1. Janet Hitsman says:

        I doubled the material I had and it worked great, it stood up to 4 grandkids using it constantly for a weekend..i’m pretty sure it will last way past this summer.

  7. Jessica says:

    If I had a sewing machine that worked… I would totally do this! But for now, I will be bookmarking for later ;)

  8. Emily says:

    WHAT A GREAT IDEA! My friend and I were just talking about how expensive good hammocks are and the maker in me knew a good pattern would show up some day. This is PERFECT!

  9. Bethany says:

    Yes!! I was thinking about buying one for a wedding gift, but I’m going to make one instead! And embroider it with their last name!! This is great! Thank you!!

  10. Sue says:

    You all always have the best ideas. Thanks for the tut.

  11. Katie says:

    Hey Kate! Thank you so much for the post–I was needing a fun gift idea for an upcoming wedding! Any update on an online seller for the towel? I’m on the hunt for a sturdy material but love the towel you used. Thanks!

  12. Angeline says:

    Hi! This looks like such a fun project. Where do you find the leather strapping? Thanks so much!

  13. Tonya D says:

    So funny that I came across this site. I have a ton of summer backyard updates to finish and I told my husband I thought it would be cool to add a hammock to the yard. This seems simple enough (although I don’t know the slightest thing about using a sewing machine!)

    What a lovely job! Thanks for sharing

  14. Lizette says:

    this is awesome! thank you! my reaction at the end: “that’s it?” will do ladies, will do.

  15. christie says:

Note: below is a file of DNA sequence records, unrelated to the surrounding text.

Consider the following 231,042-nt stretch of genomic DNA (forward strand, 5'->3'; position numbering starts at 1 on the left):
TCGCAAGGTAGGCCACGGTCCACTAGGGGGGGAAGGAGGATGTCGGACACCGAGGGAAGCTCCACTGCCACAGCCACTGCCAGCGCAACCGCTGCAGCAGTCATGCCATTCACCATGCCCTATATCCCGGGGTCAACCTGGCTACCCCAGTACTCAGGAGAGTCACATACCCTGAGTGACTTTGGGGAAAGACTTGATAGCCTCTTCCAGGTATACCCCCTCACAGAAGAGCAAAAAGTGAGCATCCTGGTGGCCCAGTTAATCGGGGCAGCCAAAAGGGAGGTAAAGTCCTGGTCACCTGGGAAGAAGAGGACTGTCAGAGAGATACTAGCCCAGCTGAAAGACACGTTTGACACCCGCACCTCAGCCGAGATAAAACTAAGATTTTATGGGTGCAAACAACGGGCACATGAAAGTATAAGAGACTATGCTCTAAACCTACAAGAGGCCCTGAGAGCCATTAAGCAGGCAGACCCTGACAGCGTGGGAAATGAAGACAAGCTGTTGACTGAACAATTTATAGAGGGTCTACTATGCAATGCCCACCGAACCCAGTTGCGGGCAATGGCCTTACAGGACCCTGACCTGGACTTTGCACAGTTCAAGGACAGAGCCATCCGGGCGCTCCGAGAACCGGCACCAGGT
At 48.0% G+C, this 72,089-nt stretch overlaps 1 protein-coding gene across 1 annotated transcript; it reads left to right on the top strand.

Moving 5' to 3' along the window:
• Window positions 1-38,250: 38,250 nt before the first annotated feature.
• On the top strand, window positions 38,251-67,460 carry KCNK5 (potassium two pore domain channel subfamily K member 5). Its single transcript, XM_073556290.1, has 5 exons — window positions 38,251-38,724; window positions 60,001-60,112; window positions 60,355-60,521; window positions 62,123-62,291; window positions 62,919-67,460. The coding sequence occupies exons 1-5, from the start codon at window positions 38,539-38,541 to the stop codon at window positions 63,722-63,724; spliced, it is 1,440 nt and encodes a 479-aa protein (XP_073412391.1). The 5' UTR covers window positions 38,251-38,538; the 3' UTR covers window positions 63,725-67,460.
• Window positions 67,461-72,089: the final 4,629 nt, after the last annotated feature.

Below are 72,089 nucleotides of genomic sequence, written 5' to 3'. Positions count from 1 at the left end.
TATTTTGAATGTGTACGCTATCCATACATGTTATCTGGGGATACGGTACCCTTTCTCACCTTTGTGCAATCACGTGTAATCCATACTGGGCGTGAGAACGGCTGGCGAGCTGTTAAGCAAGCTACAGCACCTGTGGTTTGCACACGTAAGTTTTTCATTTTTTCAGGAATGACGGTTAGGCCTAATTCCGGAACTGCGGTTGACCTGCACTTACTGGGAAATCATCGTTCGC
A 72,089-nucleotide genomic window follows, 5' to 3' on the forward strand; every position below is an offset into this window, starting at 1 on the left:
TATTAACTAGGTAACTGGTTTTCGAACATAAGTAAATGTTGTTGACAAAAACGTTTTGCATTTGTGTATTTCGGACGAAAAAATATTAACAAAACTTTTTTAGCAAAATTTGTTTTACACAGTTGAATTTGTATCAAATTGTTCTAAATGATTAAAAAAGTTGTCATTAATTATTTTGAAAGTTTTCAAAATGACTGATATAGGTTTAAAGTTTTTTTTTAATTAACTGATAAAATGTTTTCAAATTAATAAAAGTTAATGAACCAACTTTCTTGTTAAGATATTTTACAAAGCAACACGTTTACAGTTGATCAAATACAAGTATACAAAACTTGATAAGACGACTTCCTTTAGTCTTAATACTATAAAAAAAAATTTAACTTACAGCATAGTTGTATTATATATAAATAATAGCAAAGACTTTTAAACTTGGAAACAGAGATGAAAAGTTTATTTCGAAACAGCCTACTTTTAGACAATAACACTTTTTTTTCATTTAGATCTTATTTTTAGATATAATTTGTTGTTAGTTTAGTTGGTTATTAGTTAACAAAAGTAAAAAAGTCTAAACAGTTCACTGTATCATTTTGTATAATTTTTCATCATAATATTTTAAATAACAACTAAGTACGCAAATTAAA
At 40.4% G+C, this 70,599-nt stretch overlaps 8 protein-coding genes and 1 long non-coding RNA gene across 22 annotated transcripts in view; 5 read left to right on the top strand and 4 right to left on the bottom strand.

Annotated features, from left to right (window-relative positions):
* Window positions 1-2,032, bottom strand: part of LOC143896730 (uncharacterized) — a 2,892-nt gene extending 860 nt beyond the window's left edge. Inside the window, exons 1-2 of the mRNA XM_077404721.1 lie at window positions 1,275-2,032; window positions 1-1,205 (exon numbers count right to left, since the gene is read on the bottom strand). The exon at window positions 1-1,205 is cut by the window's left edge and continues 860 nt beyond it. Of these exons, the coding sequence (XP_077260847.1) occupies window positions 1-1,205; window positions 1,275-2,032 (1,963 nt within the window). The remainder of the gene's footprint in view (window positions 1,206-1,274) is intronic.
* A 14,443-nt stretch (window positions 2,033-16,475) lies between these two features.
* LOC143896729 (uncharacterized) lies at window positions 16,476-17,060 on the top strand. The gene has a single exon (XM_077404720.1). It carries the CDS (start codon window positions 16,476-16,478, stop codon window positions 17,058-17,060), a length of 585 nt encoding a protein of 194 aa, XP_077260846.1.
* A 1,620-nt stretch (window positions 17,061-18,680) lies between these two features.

Can you leave a better description on tying up the knot? Slip knot? Whipping Knot? I think I have it together but would like some clarity.

  16. christie says:

    Also, I used a solid heavy duty curtain. Also, you could use a shower curtain so it will be good for rain etc… Does anyone have pictures of the ones they created?

  17. Susan says:

    I was thinking that a canvas drop cloth would work wonderfully for this.

  18. Hallie says:

    If you don’t have a tree you can use 2×4 posts! Just dig a hole and use some concrete mix to hold them in place as You would for a mail box post. put a large screw eye at the top of each and you have an inexpensive hamock stand.

  19. Kathy says:

    I loved this idea and tried making this out of a towel. It worked beautifully for about 10 minutes and then the material ripped. I definitely recommend getting a sturdy material and if you notice in the pictures above, its not a towel that was used. I’m definitely going to make a different one but with better/stronger material.

  20. Pineapple says:

    I like the canvas drop cloth idea. Strong fabric. And can be bought for under $20 at home improvement – for a 6′ x 9′ cloth.

  21. Ll says:

    How much wieght could a beach towel really hold? Where do you get the supplies? How much all together does this project cost?

  22. Pam says:

    You can pick up painter’s canvas for cheap. It’s just the drop cloth they use. I’ve made market bags out of this stuff and it would be really sturdy with another layer of linen or toweling. I am keeping this post! Great idea here.

  23. Jessi says:

    lovely description, and another version is to thread a wooden pole through the leather loops as well, to stiffen the ends, helps stop it folding round you quite so much when in it?

  24. Varsha says:

    Nice & easy to make.

  25. lisa says:

    I have a hammock frame and I’m trying to find a hammock pattern that will work with my frame. I can send you a picture if you think you can help me. It was my dad’s it’s at least 40 years old. The hammock itself rotted away before we could make a pattern from it.
    Any help would be greatly appreciated.

  26. lili says:

    Nice idea congratulations!!!!!

  27. MK says:

    So, how many loops do you put at each end? 9 or 10?